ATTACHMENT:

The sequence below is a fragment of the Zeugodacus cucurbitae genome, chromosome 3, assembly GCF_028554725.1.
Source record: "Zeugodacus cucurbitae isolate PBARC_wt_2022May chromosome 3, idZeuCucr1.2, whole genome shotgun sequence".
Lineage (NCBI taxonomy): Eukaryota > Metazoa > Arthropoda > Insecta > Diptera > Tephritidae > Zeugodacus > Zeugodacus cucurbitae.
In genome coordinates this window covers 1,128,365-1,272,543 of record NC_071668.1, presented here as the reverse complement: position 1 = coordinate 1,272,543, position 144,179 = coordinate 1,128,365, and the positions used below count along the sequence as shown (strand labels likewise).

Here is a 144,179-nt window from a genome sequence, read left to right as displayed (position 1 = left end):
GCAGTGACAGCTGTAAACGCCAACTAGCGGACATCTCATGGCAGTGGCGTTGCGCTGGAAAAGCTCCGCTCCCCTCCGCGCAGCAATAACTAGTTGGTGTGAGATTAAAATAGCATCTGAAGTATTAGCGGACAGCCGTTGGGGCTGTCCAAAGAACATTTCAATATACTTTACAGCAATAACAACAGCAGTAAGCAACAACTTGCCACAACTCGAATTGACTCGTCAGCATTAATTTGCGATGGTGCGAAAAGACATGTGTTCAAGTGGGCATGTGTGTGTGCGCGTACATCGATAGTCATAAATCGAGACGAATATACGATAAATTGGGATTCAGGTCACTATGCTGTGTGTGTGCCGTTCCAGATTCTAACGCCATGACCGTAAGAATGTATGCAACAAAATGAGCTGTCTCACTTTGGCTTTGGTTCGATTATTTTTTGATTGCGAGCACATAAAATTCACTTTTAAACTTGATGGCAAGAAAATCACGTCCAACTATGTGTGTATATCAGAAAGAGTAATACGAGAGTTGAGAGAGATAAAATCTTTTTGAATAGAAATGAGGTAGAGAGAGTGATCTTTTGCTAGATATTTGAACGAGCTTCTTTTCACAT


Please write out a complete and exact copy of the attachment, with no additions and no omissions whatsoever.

The sequence below is a fragment of the Zeugodacus cucurbitae genome, chromosome 3, assembly GCF_028554725.1.
Source record: "Zeugodacus cucurbitae isolate PBARC_wt_2022May chromosome 3, idZeuCucr1.2, whole genome shotgun sequence".
Lineage (NCBI taxonomy): Eukaryota > Metazoa > Arthropoda > Insecta > Diptera > Tephritidae > Zeugodacus > Zeugodacus cucurbitae.
In genome coordinates this window covers 1,128,365-1,272,543 of record NC_071668.1, presented here as the reverse complement: position 1 = coordinate 1,272,543, position 144,179 = coordinate 1,128,365, and the positions used below count along the sequence as shown (strand labels likewise).

Here is a 144,179-nt window from a genome sequence, read left to right as displayed (position 1 = left end):
GCAGTGACAGCTGTAAACGCCAACTAGCGGACATCTCATGGCAGTGGCGTTGCGCTGGAAAAGCTCCGCTCCCCTCCGCGCAGCAATAACTAGTTGGTGTGAGATTAAAATAGCATCTGAAGTATTAGCGGACAGCCGTTGGGGCTGTCCAAAGAACATTTCAATATACTTTACAGCAATAACAACAGCAGTAAGCAACAACTTGCCACAACTCGAATTGACTCGTCAGCATTAATTTGCGATGGTGCGAAAAGACATGTGTTCAAGTGGGCATGTGTGTGTGCGCGTACATCGATAGTCATAAATCGAGACGAATATACGATAAATTGGGATTCAGGTCACTATGCTGTGTGTGTGCCGTTCCAGATTCTAACGCCATGACCGTAAGAATGTATGCAACAAAATGAGCTGTCTCACTTTGGCTTTGGTTCGATTATTTTTTGATTGCGAGCACATAAAATTCACTTTTAAACTTGATGGCAAGAAAATCACGTCCAACTATGTGTGTATATCAGAAAGAGTAATACGAGAGTTGAGAGAGATAAAATCTTTTTGAATAGAAATGAGGTAGAGAGAGTGATCTTTTGCTAGATATTTGAACGAGCTTCTTTTCACAT